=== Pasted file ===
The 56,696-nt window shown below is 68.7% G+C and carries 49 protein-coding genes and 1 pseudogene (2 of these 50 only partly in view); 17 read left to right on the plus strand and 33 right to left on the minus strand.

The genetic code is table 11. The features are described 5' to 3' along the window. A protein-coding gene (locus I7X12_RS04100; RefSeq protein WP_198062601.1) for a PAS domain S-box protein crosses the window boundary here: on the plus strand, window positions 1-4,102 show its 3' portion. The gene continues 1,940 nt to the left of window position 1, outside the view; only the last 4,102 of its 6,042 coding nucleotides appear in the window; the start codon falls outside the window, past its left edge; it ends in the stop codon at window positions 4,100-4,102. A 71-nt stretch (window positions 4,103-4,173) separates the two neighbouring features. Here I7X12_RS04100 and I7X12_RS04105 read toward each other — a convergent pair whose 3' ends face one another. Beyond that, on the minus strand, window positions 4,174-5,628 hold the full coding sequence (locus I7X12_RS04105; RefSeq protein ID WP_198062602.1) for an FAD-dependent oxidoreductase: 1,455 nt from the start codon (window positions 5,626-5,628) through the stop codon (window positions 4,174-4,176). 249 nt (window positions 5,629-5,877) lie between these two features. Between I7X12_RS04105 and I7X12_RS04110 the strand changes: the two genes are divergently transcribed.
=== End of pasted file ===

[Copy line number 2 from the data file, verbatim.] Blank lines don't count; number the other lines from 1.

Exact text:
The genetic code is table 11. The features are described 5' to 3' along the window. A protein-coding gene (locus I7X12_RS04100; RefSeq protein WP_198062601.1) for a PAS domain S-box protein crosses the window boundary here: on the plus strand, window positions 1-4,102 show its 3' portion. The gene continues 1,940 nt to the left of window position 1, outside the view; only the last 4,102 of its 6,042 coding nucleotides appear in the window; the start codon falls outside the window, past its left edge; it ends in the stop codon at window positions 4,100-4,102. A 71-nt stretch (window positions 4,103-4,173) separates the two neighbouring features. Here I7X12_RS04100 and I7X12_RS04105 read toward each other — a convergent pair whose 3' ends face one another. Beyond that, on the minus strand, window positions 4,174-5,628 hold the full coding sequence (locus I7X12_RS04105; RefSeq protein ID WP_198062602.1) for an FAD-dependent oxidoreductase: 1,455 nt from the start codon (window positions 5,626-5,628) through the stop codon (window positions 4,174-4,176). 249 nt (window positions 5,629-5,877) lie between these two features. Between I7X12_RS04105 and I7X12_RS04110 the strand changes: the two genes are divergently transcribed.